The Basics of Nicotine
Nicotine is a greasy fluid material which can be found in tobacco leaves. The substance acts as a central nervous system stimulant and is responsible for the addictive attribute of smoking. When nicotine is extracted from the leaves, the material is naturally colorless; however it immediately turns brown after it has been exposed to air. Nicotine has a burning and pungent taste. Nicotine is typically used as a powerful poison; it is used to form the base of many insecticides and herbicides alike.
Individuals who smoke tobacco absorb small amounts of the oily substance into their system through inhalation of smoke from cigarettes, cigars and or pipes. Nicotine is then drawn towards and into the lungs, wherein it enters the blood circulation and is pumped by the heart to other parts of the body, including the brain. It takes at least seven seconds for the substance to enter the brain from the moment it has been inhaled.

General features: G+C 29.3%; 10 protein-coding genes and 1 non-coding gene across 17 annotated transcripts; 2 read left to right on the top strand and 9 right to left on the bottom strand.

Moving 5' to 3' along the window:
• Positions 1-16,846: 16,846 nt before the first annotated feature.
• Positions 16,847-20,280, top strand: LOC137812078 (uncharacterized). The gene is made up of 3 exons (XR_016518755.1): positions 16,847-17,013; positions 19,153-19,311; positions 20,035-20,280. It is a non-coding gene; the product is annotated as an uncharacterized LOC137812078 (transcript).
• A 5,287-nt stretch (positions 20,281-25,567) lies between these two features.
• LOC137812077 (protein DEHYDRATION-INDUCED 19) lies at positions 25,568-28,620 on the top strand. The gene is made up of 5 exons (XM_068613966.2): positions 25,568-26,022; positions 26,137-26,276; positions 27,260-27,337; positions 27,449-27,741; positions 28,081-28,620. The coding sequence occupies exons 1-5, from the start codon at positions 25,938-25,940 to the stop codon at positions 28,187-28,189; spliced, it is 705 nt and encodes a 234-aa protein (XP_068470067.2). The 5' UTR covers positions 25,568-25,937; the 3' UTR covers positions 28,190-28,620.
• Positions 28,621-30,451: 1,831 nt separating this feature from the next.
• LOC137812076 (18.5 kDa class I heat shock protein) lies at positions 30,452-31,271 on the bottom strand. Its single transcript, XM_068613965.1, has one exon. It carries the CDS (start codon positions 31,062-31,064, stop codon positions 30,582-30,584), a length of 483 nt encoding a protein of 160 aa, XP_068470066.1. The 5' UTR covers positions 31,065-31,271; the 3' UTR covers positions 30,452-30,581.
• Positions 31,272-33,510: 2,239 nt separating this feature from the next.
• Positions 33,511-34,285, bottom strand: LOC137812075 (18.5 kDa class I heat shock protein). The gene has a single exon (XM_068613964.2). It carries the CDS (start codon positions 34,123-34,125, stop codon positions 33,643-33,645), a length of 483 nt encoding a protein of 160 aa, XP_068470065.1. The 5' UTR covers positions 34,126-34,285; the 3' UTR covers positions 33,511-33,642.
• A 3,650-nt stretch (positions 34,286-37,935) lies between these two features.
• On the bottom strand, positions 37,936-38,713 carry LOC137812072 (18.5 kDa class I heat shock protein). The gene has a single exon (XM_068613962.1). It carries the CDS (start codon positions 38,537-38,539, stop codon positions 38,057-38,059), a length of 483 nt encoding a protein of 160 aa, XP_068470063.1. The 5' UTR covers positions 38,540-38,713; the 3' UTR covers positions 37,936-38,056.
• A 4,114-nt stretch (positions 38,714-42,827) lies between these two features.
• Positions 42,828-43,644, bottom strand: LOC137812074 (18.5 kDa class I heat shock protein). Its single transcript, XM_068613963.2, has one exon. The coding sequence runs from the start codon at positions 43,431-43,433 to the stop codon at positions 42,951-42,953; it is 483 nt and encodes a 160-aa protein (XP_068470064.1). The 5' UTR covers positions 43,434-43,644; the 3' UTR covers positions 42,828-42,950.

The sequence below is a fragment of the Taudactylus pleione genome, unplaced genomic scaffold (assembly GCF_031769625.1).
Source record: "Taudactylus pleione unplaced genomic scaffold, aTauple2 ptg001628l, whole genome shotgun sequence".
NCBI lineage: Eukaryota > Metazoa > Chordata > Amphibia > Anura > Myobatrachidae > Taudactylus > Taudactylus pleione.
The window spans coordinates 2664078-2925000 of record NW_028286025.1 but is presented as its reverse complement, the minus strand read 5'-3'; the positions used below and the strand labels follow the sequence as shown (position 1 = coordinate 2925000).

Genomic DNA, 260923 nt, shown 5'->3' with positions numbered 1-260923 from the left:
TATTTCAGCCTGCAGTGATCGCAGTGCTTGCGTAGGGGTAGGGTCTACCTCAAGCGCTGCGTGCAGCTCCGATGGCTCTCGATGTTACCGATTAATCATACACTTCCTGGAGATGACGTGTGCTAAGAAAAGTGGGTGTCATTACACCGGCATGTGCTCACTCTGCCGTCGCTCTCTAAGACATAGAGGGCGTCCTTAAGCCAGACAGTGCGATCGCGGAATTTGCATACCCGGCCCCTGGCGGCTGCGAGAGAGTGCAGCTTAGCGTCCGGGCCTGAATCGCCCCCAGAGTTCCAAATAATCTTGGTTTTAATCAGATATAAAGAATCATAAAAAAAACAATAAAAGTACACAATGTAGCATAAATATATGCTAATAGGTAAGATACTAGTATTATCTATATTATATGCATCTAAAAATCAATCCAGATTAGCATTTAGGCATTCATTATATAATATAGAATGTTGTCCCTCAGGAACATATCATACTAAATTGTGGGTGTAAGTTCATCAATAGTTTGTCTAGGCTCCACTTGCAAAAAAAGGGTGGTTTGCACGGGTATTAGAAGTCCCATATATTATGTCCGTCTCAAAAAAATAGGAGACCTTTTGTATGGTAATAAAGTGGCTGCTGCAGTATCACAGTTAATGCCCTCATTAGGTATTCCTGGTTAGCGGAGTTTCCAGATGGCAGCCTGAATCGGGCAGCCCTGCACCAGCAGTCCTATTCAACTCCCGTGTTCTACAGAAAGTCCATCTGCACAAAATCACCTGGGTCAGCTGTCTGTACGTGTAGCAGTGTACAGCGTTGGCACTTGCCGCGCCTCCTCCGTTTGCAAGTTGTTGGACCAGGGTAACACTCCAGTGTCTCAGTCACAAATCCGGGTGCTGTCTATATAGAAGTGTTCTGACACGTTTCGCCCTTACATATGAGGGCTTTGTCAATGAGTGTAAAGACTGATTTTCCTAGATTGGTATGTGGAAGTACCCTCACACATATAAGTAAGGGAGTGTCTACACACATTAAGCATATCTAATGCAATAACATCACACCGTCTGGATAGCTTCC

Nicotine has many different effects on the human body. In small amounts, the substance functions as a nerve stimulant by entering the bloodstream and improving the flow of a stimulating hormone known as adrenaline. Nicotine speeds elevates an individual’s cardiac rate and may sometimes cause irregularities in the cardiac rhythm. Furthermore, it also can decrease a person’s appetite, elevate his or her blood pressure and may induce nausea and vomiting. Almost all of the health risks that are associated with smoking can be attributed to nicotine.